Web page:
1. The expression “genuine dispute” connotes a plausible contention requiring investigation, and raises much the same sort of considerations as the “serious question to be tried” criterion which arises on an application for an interlocutory injunction.[5]
  1. The essential task involved is relatively simple – to identify the genuine level of a claim (not the likely result of it) and to identify the genuine level of an offsetting claim (not the likely result of it).[6]
  1. The applicant says that there is a genuine dispute because:
  1. The applicant claims to have terminated any agreement to lease in March 2011; and
  1. The amount claimed for the first three months rent is inconsistent with a term of the agreement to lease that that was to be a rent-free period.
  1. I am satisfied on the material that the applicant has, at all relevant times, asserted that it both has and had the right to terminate the agreement for lease. Further, I am satisfied that the declaration made by Justice Boddice was made without prejudice to the capacity of the applicant to have that point determined.
  1. The respondent submits that it has never refused to sign a lease; rather, it was in the same position as is described by the High Court in DTR Nominees Pty Ltd v Mona Homes Pty Ltd[7] where the court said (at 432):

“No doubt there are cases in which a party, by insisting on an incorrect interpretation of a contract, evinces an intention that he will not perform the contract according to its terms. But there are other cases in which a party, though asserting a wrong view of a contract because he believes it to be correct, is willing to perform the contract according to its tenor. He may be willing to recognize his heresy once the true doctrine is enunciated or he may be willing to accept an authoritative exposition of the correct interpretation. In either event an intention to repudiate the contract could not be attributed to him.”

  1. Thus, the respondent says that, although it has not signed the lease, it was not in default because there was a matter which needed to be resolved with respect to the rent, that is how it was to be calculated and upon what area.
  1. The respondent argues that the applicant was not entitled to terminate the agreement for lease because it was, itself, in breach of the agreement to lease. Clause 11 of the agreement to lease (in clause 47 of the lease) both required that the applicant provide a bank guarantee in respect of the rent which would be current for the entire term of the lease. The applicant did not provide such a guarantee. It provided a guarantee which expired on 27 April 2010.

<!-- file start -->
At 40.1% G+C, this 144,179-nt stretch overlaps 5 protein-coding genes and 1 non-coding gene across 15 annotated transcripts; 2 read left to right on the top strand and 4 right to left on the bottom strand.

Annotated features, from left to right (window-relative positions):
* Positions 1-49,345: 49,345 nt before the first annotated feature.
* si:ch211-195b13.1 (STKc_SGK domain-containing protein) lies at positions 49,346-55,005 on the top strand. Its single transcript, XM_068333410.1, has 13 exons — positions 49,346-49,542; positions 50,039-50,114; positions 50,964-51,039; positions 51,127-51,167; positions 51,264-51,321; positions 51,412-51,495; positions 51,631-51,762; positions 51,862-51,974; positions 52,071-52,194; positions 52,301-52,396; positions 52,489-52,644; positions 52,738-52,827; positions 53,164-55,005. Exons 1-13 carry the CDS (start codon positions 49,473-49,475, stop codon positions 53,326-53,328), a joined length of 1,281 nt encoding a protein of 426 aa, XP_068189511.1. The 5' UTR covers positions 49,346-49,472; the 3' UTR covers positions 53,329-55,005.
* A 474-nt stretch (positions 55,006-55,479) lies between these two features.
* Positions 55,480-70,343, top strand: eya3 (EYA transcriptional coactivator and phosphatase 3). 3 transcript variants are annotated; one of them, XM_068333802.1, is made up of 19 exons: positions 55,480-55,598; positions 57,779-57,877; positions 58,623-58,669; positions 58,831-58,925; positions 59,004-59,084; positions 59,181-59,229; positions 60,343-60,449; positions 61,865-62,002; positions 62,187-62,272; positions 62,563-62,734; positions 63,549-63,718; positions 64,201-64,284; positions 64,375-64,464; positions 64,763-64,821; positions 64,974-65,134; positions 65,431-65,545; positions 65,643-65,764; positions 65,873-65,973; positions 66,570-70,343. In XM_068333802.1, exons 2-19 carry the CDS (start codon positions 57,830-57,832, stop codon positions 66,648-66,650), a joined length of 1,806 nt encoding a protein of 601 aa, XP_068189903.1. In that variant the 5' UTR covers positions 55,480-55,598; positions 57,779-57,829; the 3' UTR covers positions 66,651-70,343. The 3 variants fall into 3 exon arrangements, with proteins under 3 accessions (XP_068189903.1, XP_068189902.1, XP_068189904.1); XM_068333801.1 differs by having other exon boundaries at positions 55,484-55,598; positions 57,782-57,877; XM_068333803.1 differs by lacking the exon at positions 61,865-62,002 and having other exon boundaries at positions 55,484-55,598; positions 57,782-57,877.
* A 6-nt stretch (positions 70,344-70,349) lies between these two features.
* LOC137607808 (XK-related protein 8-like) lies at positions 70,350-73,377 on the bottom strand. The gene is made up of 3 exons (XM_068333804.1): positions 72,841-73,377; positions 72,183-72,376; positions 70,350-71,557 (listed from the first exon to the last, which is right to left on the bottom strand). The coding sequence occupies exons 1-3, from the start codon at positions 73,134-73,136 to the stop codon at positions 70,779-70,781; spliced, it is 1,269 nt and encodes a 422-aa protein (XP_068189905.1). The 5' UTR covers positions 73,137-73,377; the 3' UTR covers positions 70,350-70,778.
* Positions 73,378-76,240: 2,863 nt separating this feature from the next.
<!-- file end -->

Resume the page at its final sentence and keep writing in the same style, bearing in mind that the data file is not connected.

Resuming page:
1. Mr Evans, who appeared for the applicant, quite properly accepted that he could not argue against the proposition that his client was in breach for that reason. He went on, though, to say that it was necessary to characterise the breach and to assess whether it disqualified his client from relying upon the respondent’s alleged repudiatory conduct. A party who is in breach may still have a right to terminate provided that the breach is not repudiatory or of an essential term or of a type which deprives the other party of a substantial benefit of the contract.[8]
  1. The matters which have been referred to above demonstrate to me that there remains a dispute between the parties as to the capacity of the applicant to terminate and the right of the applicant to terminate. If the applicant was in breach, then it may not be able to claim the rent-free period because it was conditional upon the tenant not being in breach. To go further, though, would be to engage in an exercise of determining the issues rather than in assessing the nature and genuineness of the dispute. That is inappropriate for these types of proceedings.
  1. I find that there is a genuine dispute between the applicant and the respondent about the existence or amount of the debt to which the demand relates. I order that the statutory demand be set aside. I will hear the parties on costs.

Footnotes

[1] Mibor Investments Pty Ltd v Commonwealth Bank of Australia (1993) 11 ACSR 362; Fortrus Pty Ltd v Barraigh Pty Ltd [2010] QSC 478.

[2]Spencer Constructions Pty Ltd v G & M Aldridge Pty Ltd (1997) 76 FCR 452.

[3] Rohalo Pharmaceutical Pty Ltd v RP Scherer SpA & Pharmagel SpA (1994) 50 ACSR 347

[4] Ibid at 353-354.

[5] Eyota Pty Ltd v Hanave Pty Ltd (1994) 12 ACSR 785.

[6] Re Morris Catering (Aust) Pty Ltd (1993) 11 ACSR 601.

[7] (1978) 138 CLR 423.

[8] Roadshow Entertainment Pty Ltd v CEL Home Video Pty Ltd (1997) 42 NSWLR 462; Jeppesons Road Pty Ltd v Di Domenico [2005] QCA 391.

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Editorial Notes

  • Published Case Name:

    Iseek Communications Pty Ltd v AJPP Pty Ltd

  • Shortened Case Name:

    Iseek Communications Pty Ltd v AJPP Pty Ltd

  • MNC:

    [2011] QSC 172

  • Court:

    QSC

  • Judge(s):

    Martin J

  • Date:

    21 Jun 2011

Litigation History

No Litigation History

Appeal Status

No Status